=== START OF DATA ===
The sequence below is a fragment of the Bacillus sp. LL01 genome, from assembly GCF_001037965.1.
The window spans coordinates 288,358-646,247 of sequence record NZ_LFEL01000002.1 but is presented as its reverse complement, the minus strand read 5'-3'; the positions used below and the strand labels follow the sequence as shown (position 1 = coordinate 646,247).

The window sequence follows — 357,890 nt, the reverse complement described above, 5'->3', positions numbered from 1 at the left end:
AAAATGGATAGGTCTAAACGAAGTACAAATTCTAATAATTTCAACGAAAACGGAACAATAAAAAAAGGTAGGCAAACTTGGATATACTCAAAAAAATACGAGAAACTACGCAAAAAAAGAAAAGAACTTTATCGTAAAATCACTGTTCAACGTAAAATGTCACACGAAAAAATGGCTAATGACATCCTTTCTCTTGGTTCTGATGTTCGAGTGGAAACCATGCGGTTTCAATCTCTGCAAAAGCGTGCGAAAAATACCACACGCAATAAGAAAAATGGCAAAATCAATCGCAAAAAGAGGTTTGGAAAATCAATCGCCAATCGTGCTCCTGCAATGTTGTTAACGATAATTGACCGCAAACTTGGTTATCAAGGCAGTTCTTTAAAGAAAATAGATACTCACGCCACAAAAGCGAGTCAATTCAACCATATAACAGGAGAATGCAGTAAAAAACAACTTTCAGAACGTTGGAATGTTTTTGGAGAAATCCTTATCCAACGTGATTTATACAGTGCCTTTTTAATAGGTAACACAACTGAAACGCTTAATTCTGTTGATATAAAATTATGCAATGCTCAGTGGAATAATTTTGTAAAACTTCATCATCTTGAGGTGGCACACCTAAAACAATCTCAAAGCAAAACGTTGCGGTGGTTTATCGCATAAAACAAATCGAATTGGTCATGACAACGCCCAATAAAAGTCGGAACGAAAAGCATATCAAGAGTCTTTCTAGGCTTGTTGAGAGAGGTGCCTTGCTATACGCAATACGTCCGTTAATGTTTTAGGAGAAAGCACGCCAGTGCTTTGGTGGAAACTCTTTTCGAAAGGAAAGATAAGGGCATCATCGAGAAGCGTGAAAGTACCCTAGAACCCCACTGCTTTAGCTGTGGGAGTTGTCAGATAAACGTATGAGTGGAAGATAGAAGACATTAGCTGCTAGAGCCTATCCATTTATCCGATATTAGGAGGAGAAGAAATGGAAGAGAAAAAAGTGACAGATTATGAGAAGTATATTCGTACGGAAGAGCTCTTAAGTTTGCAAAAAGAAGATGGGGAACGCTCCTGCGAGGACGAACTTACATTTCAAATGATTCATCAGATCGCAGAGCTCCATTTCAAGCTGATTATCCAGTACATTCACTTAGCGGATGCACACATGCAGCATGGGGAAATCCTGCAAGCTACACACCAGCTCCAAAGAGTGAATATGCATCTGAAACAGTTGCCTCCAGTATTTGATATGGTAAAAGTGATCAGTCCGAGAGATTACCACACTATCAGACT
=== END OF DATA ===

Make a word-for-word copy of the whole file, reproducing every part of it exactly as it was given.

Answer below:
The sequence below is a fragment of the Bacillus sp. LL01 genome, from assembly GCF_001037965.1.
The window spans coordinates 288,358-646,247 of sequence record NZ_LFEL01000002.1 but is presented as its reverse complement, the minus strand read 5'-3'; the positions used below and the strand labels follow the sequence as shown (position 1 = coordinate 646,247).

The window sequence follows — 357,890 nt, the reverse complement described above, 5'->3', positions numbered from 1 at the left end:
AAAATGGATAGGTCTAAACGAAGTACAAATTCTAATAATTTCAACGAAAACGGAACAATAAAAAAAGGTAGGCAAACTTGGATATACTCAAAAAAATACGAGAAACTACGCAAAAAAAGAAAAGAACTTTATCGTAAAATCACTGTTCAACGTAAAATGTCACACGAAAAAATGGCTAATGACATCCTTTCTCTTGGTTCTGATGTTCGAGTGGAAACCATGCGGTTTCAATCTCTGCAAAAGCGTGCGAAAAATACCACACGCAATAAGAAAAATGGCAAAATCAATCGCAAAAAGAGGTTTGGAAAATCAATCGCCAATCGTGCTCCTGCAATGTTGTTAACGATAATTGACCGCAAACTTGGTTATCAAGGCAGTTCTTTAAAGAAAATAGATACTCACGCCACAAAAGCGAGTCAATTCAACCATATAACAGGAGAATGCAGTAAAAAACAACTTTCAGAACGTTGGAATGTTTTTGGAGAAATCCTTATCCAACGTGATTTATACAGTGCCTTTTTAATAGGTAACACAACTGAAACGCTTAATTCTGTTGATATAAAATTATGCAATGCTCAGTGGAATAATTTTGTAAAACTTCATCATCTTGAGGTGGCACACCTAAAACAATCTCAAAGCAAAACGTTGCGGTGGTTTATCGCATAAAACAAATCGAATTGGTCATGACAACGCCCAATAAAAGTCGGAACGAAAAGCATATCAAGAGTCTTTCTAGGCTTGTTGAGAGAGGTGCCTTGCTATACGCAATACGTCCGTTAATGTTTTAGGAGAAAGCACGCCAGTGCTTTGGTGGAAACTCTTTTCGAAAGGAAAGATAAGGGCATCATCGAGAAGCGTGAAAGTACCCTAGAACCCCACTGCTTTAGCTGTGGGAGTTGTCAGATAAACGTATGAGTGGAAGATAGAAGACATTAGCTGCTAGAGCCTATCCATTTATCCGATATTAGGAGGAGAAGAAATGGAAGAGAAAAAAGTGACAGATTATGAGAAGTATATTCGTACGGAAGAGCTCTTAAGTTTGCAAAAAGAAGATGGGGAACGCTCCTGCGAGGACGAACTTACATTTCAAATGATTCATCAGATCGCAGAGCTCCATTTCAAGCTGATTATCCAGTACATTCACTTAGCGGATGCACACATGCAGCATGGGGAAATCCTGCAAGCTACACACCAGCTCCAAAGAGTGAATATGCATCTGAAACAGTTGCCTCCAGTATTTGATATGGTAAAAGTGATCAGTCCGAGAGATTACCACACTATCAGACT